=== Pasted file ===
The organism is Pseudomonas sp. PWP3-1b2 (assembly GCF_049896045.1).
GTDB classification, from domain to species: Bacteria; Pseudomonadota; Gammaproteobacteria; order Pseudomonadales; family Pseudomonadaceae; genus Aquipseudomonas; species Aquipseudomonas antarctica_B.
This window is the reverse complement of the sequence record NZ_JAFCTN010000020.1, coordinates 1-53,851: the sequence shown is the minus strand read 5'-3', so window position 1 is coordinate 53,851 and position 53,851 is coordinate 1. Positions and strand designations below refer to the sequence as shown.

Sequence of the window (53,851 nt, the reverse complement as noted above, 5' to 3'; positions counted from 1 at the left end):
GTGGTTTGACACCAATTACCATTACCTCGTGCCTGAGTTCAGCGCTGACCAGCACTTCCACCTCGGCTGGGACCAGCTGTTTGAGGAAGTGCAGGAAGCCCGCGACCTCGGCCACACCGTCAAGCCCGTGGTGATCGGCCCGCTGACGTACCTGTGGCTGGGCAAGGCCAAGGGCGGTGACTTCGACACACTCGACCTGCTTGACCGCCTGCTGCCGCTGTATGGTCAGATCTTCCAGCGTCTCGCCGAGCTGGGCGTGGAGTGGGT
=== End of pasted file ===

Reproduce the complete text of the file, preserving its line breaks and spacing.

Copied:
The organism is Pseudomonas sp. PWP3-1b2 (assembly GCF_049896045.1).
GTDB classification, from domain to species: Bacteria; Pseudomonadota; Gammaproteobacteria; order Pseudomonadales; family Pseudomonadaceae; genus Aquipseudomonas; species Aquipseudomonas antarctica_B.
This window is the reverse complement of the sequence record NZ_JAFCTN010000020.1, coordinates 1-53,851: the sequence shown is the minus strand read 5'-3', so window position 1 is coordinate 53,851 and position 53,851 is coordinate 1. Positions and strand designations below refer to the sequence as shown.

Sequence of the window (53,851 nt, the reverse complement as noted above, 5' to 3'; positions counted from 1 at the left end):
GTGGTTTGACACCAATTACCATTACCTCGTGCCTGAGTTCAGCGCTGACCAGCACTTCCACCTCGGCTGGGACCAGCTGTTTGAGGAAGTGCAGGAAGCCCGCGACCTCGGCCACACCGTCAAGCCCGTGGTGATCGGCCCGCTGACGTACCTGTGGCTGGGCAAGGCCAAGGGCGGTGACTTCGACACACTCGACCTGCTTGACCGCCTGCTGCCGCTGTATGGTCAGATCTTCCAGCGTCTCGCCGAGCTGGGCGTGGAGTGGGT